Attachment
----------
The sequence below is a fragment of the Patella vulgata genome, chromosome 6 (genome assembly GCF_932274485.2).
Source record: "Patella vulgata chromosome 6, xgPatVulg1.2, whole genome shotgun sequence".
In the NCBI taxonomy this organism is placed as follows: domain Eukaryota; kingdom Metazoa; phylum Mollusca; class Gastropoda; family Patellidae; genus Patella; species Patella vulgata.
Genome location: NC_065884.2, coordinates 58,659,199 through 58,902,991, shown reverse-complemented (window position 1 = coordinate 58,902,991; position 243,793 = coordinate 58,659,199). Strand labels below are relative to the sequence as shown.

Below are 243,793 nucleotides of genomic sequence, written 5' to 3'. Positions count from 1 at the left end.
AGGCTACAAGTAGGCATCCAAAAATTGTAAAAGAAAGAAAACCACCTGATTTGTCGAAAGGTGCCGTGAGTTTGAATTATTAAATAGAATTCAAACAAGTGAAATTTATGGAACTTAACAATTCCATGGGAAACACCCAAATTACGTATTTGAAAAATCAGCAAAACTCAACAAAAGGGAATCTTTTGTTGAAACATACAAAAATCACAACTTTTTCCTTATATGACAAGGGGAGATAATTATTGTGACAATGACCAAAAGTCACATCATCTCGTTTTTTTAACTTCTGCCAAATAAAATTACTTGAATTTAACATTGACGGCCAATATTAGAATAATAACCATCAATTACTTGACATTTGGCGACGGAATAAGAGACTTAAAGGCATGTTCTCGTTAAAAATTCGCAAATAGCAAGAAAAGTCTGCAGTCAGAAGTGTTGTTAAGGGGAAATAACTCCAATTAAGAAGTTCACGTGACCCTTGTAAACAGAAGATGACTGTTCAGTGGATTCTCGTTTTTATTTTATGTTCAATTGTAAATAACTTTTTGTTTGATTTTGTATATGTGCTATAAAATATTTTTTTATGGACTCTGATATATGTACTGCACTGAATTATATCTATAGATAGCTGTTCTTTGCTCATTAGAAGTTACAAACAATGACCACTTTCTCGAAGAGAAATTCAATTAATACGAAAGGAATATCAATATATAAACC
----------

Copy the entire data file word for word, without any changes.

The sequence below is a fragment of the Patella vulgata genome, chromosome 6 (genome assembly GCF_932274485.2).
Source record: "Patella vulgata chromosome 6, xgPatVulg1.2, whole genome shotgun sequence".
In the NCBI taxonomy this organism is placed as follows: domain Eukaryota; kingdom Metazoa; phylum Mollusca; class Gastropoda; family Patellidae; genus Patella; species Patella vulgata.
Genome location: NC_065884.2, coordinates 58,659,199 through 58,902,991, shown reverse-complemented (window position 1 = coordinate 58,902,991; position 243,793 = coordinate 58,659,199). Strand labels below are relative to the sequence as shown.

Below are 243,793 nucleotides of genomic sequence, written 5' to 3'. Positions count from 1 at the left end.
AGGCTACAAGTAGGCATCCAAAAATTGTAAAAGAAAGAAAACCACCTGATTTGTCGAAAGGTGCCGTGAGTTTGAATTATTAAATAGAATTCAAACAAGTGAAATTTATGGAACTTAACAATTCCATGGGAAACACCCAAATTACGTATTTGAAAAATCAGCAAAACTCAACAAAAGGGAATCTTTTGTTGAAACATACAAAAATCACAACTTTTTCCTTATATGACAAGGGGAGATAATTATTGTGACAATGACCAAAAGTCACATCATCTCGTTTTTTTAACTTCTGCCAAATAAAATTACTTGAATTTAACATTGACGGCCAATATTAGAATAATAACCATCAATTACTTGACATTTGGCGACGGAATAAGAGACTTAAAGGCATGTTCTCGTTAAAAATTCGCAAATAGCAAGAAAAGTCTGCAGTCAGAAGTGTTGTTAAGGGGAAATAACTCCAATTAAGAAGTTCACGTGACCCTTGTAAACAGAAGATGACTGTTCAGTGGATTCTCGTTTTTATTTTATGTTCAATTGTAAATAACTTTTTGTTTGATTTTGTATATGTGCTATAAAATATTTTTTTATGGACTCTGATATATGTACTGCACTGAATTATATCTATAGATAGCTGTTCTTTGCTCATTAGAAGTTACAAACAATGACCACTTTCTCGAAGAGAAATTCAATTAATACGAAAGGAATATCAATATATAAACC